Pleasant and I looked at each other, then looked again at the children. This was not what we expected. The host and hostess greeted us with a giddy excitement that was unusual for English Vampires of the time. They had obtained two dozen children from different sources. It would be such a rare and wonderful night of feasting after the little darlings were done with their own party.

I have to say that by different sources I mean children of the poor, without parents, or with parents who were more than willing to sell their own children to well dressed, attractive people with a lot of money. These Vampires, I found later, had their sources. There was no shortage of children to be purchased – no questions asked.

Pleasant smiled and introduced me to his friends. They were lavish with their attention on me, especially after they realized that I was one of those rare Vampires who was born a Vampire, not made one after the fact.

To make a long story short, sort of, when the time came to pick a child and feast upon it’s young and delicate blood, I feigned illness. A blood bourne disease, no doubt from an opium user or some other drug, Pleasant explained to them. As we were ready to leave, coats in hand, the host handed us two bundles.

“One of each. A boy and a girl. Consider them party favors,” said our host.

In our carriage on the way home we discovered we had a skinny baby girl of about eight months, and a talkative boy who said he was four years old.

The boy said he lived in a house with his father and five or six women. He didn’t know which one was his mother. He said a pretty woman, with pretty clothes, who smelled like flowers, gave his father real money, then she took him to the party. Before the party a group of maids gave all of the children baths, then put them in clean fancy clothing. It had been great fun with more food than any of them had ever seen.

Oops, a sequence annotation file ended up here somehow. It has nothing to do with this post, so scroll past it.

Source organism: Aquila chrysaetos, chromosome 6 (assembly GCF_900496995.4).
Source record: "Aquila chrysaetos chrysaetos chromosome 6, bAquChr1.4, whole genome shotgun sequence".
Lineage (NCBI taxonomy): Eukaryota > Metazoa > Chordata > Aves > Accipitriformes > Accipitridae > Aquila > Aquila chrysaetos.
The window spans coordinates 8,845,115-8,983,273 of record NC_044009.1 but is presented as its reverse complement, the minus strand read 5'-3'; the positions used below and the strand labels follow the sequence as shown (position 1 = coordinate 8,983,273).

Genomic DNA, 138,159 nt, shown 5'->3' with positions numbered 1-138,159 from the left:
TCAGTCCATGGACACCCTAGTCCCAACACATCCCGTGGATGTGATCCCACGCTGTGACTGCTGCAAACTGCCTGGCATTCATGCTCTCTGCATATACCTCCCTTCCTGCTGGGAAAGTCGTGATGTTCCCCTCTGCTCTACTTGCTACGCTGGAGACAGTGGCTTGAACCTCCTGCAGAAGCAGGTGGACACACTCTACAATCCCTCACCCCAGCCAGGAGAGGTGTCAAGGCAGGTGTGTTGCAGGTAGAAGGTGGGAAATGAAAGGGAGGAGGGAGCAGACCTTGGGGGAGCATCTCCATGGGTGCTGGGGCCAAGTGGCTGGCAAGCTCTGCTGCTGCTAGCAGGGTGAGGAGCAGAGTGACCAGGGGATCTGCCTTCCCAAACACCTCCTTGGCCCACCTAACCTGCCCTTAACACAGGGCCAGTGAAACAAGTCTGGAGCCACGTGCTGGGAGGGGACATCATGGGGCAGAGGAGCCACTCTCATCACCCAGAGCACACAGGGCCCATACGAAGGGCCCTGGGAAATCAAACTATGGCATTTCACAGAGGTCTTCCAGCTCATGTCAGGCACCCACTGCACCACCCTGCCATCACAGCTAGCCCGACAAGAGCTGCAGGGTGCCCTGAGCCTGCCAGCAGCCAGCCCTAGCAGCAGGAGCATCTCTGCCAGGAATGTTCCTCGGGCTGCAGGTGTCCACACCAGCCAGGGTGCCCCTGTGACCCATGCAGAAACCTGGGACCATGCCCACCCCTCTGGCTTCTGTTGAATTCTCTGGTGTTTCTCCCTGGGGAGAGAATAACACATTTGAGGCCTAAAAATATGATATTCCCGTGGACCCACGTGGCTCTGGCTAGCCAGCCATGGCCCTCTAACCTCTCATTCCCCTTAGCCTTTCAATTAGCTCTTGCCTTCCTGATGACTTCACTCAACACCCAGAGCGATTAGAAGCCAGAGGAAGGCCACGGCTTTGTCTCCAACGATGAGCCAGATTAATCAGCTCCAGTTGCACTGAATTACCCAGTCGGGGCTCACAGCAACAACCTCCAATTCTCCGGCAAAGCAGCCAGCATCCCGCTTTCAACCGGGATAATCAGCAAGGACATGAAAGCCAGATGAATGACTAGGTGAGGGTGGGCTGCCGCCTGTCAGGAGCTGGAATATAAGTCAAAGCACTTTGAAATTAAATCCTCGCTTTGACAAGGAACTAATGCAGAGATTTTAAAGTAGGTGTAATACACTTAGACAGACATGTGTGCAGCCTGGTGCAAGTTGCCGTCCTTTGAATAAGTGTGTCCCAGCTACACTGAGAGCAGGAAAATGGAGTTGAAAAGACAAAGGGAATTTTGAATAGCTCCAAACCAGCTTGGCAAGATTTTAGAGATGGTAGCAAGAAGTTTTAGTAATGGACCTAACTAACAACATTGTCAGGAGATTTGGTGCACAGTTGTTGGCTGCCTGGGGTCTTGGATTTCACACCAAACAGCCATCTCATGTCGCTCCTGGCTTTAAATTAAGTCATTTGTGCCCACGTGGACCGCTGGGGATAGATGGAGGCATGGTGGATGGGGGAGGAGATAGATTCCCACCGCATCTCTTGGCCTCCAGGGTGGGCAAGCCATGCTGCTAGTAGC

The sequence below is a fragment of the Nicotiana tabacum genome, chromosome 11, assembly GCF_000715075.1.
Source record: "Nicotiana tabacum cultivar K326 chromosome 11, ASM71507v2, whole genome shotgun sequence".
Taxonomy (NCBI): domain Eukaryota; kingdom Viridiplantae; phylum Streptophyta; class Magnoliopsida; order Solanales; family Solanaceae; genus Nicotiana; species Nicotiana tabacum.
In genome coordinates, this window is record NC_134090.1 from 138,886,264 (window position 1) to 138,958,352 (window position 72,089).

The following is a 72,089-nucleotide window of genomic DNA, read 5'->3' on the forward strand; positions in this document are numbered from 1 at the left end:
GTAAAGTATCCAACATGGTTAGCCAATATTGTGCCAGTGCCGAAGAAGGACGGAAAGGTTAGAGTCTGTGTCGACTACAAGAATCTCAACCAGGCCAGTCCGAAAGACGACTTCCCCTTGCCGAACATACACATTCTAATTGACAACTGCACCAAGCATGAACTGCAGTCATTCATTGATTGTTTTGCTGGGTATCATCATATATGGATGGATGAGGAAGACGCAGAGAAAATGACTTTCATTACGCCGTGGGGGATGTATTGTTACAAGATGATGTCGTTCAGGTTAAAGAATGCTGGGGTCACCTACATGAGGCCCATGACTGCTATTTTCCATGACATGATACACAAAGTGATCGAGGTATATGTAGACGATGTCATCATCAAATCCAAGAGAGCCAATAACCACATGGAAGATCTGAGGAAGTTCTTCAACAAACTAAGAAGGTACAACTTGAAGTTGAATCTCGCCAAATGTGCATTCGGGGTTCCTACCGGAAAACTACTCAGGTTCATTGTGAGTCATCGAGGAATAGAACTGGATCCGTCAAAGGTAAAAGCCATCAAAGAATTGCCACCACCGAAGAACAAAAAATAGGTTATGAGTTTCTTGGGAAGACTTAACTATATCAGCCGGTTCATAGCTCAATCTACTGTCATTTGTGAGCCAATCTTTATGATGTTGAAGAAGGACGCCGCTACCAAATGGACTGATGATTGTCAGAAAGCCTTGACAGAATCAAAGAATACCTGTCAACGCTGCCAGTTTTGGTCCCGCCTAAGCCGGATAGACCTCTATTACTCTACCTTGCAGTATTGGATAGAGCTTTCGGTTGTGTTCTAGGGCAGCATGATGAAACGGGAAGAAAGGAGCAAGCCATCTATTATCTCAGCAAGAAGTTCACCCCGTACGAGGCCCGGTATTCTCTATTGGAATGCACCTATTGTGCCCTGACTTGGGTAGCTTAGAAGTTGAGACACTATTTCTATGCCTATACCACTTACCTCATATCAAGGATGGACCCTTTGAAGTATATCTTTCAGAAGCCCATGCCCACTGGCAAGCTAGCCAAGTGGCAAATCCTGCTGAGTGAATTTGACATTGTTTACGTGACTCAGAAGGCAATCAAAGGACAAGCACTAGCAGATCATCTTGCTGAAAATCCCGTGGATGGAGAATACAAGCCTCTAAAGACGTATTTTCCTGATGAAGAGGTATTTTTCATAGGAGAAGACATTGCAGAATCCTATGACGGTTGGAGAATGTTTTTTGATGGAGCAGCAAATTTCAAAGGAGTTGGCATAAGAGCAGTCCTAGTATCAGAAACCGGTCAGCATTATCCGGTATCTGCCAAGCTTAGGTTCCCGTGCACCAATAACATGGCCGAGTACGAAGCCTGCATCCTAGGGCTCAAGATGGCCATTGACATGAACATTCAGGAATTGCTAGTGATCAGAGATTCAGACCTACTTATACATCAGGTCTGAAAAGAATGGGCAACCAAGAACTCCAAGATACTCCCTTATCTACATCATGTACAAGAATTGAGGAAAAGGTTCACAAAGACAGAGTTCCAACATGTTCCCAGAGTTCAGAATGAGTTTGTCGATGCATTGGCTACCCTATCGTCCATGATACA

We arrived back at the house I was sharing with my brother Val.

We told our story to Val, who was both disgusted and amused.

“What are you going to do with the children? You know we can’t keep them,” said Val.

“I don’t know,” I told him.

Then Pleasant, in typical Pleasant fashion, said, “I don’t care what you do with them but you need to get rid of them as soon as possible.”

“Me?” I asked.

“Yes, you Juliette. I have to get something to eat before I starve to death. I’ll be back in a few hours.” And with that Pleasant Van Dusen left into the night in search of fresh blood, but not from children.

Val glared at the door. “Typical Pleasant. Of course he left those children with you.”

“Am I going to live you now? Are you going to be my new parents?” The boy called out.

“I think I know someone who might take them in. She doesn’t have children her own. God knows she and her husband have been trying. This might just be a blessing in disguise,” said Val.

“Are you her Vampire?” I asked my brother.

He smiled. “Yes, I am her Vampire. She owes me.”

Val and I gathered up the children. The boy said he was called Billy. The girl had no name. I held her tight against me. She was so warm, and smelled like a bit of heaven.

We dropped the children off at the home of Val’s friends, a lovely women called Lillian and her husband the Marquis of Lampeaus.

Val spoke to them while I kept the children quiet. He used his powers of persuasion to convince the childless couple  to keep the children as their own.

Like I said, I’m trying to keep this story short.